• P indicates powertrain
  • B means body
  • C means chassis
  • U indicates a problem in the network.

These letters used makes it easier to understand the problem. One can get a rough idea about the issue from the letters before scanning the code on the computer. The four digit number or, to be more specific, the code gives the actual problem related to the vehicle.

If the scanner that you are using cannot decode the problem for you, then you can google the code and get the exact information about the issue.

The bottom line.

The check engine light won’t be a problem as long as the vehicle is properly serviced and diagnosed.

With the growth of technology, there have been many advancements in the vehicle industry too. One of the most applicable and useful technology is the Onboard Diagnostics and Engine Control Unit which allows the vehicle to communicate through a software media.

If the emission system of the car is working in a proper manner, then the performance and efficiency of the car get enhanced. OBD makes it easier to maintain the efficiency of a car.

With the help of OBD and ECU, one can easily know about the problems related to the engine. An OBD scanner can be the most useful device one can inherit and can be used for solving the issues related to the engine of the vehicle.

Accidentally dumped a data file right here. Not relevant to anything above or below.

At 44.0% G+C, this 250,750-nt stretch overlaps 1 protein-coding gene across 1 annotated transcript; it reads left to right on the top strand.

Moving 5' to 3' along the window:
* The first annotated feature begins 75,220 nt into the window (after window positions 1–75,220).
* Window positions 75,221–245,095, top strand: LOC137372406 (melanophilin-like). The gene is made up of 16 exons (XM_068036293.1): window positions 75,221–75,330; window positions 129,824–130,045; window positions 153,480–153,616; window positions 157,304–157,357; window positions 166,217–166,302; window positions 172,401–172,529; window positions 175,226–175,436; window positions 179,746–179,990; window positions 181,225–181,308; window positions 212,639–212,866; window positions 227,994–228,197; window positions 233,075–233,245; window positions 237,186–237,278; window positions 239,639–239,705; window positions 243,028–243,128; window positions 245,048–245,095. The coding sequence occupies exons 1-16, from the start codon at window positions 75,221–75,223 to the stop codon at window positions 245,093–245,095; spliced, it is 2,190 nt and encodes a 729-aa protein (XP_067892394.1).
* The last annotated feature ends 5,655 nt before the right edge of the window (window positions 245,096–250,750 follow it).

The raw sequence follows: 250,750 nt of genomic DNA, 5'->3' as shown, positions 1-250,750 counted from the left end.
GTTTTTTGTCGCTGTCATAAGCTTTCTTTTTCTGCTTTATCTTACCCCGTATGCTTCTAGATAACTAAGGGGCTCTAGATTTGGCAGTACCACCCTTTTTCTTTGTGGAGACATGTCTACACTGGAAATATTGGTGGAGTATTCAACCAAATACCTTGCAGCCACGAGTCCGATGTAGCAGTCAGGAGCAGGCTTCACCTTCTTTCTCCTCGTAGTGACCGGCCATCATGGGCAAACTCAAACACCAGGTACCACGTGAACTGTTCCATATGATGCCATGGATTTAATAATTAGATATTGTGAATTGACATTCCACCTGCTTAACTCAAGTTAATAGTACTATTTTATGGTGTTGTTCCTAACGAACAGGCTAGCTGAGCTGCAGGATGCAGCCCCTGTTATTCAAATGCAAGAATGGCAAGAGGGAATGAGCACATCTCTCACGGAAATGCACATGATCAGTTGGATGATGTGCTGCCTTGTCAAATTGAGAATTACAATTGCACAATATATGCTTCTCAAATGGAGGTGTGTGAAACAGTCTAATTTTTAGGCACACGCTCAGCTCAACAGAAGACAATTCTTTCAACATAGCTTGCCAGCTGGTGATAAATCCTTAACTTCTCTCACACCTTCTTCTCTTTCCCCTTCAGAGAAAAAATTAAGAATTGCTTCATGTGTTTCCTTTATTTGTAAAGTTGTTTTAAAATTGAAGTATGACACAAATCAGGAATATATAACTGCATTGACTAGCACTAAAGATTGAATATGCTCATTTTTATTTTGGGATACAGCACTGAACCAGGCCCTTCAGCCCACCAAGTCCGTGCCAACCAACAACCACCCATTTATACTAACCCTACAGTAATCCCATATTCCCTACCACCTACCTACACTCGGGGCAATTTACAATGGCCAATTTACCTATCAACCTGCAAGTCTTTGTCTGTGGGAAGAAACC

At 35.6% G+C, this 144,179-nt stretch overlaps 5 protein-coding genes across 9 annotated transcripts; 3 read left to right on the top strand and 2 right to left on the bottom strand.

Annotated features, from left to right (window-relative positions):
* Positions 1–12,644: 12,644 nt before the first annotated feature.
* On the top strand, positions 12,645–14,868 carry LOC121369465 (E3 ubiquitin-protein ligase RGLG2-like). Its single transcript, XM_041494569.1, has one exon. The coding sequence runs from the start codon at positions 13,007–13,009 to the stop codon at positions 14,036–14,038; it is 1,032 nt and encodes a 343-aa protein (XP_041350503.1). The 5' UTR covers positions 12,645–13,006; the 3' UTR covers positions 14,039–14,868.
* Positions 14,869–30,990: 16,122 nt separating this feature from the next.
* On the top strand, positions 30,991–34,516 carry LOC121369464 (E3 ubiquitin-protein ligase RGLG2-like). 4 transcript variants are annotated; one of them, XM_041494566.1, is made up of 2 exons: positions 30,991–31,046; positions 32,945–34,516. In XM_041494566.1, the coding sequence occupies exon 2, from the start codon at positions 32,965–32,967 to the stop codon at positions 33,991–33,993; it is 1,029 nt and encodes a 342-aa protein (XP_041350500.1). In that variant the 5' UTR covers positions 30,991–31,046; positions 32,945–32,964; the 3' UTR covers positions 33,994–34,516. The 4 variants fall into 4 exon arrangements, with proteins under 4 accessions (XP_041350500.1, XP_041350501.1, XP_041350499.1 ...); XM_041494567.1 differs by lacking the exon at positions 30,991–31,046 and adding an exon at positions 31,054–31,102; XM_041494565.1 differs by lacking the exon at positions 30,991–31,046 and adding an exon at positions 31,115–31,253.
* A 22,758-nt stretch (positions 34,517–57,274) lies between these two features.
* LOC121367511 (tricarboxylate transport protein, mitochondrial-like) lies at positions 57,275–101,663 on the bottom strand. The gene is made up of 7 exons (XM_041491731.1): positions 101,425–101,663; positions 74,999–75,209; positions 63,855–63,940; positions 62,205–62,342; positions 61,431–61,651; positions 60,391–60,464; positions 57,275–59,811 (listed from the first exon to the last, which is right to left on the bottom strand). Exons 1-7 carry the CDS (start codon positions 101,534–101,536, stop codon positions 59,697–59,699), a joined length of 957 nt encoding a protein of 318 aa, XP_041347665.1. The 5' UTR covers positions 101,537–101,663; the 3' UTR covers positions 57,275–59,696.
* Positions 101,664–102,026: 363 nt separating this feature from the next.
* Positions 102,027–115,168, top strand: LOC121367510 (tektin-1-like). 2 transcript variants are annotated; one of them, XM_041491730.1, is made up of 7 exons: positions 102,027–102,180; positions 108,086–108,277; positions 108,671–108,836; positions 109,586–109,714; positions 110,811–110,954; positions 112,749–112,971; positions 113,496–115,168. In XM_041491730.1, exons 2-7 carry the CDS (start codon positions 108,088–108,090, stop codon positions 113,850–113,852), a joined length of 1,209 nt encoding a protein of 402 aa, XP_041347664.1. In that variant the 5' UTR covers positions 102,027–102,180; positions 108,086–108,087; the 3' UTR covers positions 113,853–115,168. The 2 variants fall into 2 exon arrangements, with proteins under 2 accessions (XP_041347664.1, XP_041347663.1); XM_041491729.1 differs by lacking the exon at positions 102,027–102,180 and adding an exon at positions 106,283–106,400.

Check Engine Light: What Does it Mean and Why Is It On?
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4 Responses to Check Engine Light: What Does it Mean and Why Is It On?

  1. How to read the codes: When the Service Engine Soon (Check Engine) light comes on, the ECM has detected a problem with one of the sensor circuits in the car, and it sets a trouble code. The ECM holds stored trouble codes in memory as long as it has power from the battery. To retrieve the stored trouble codes, do the following: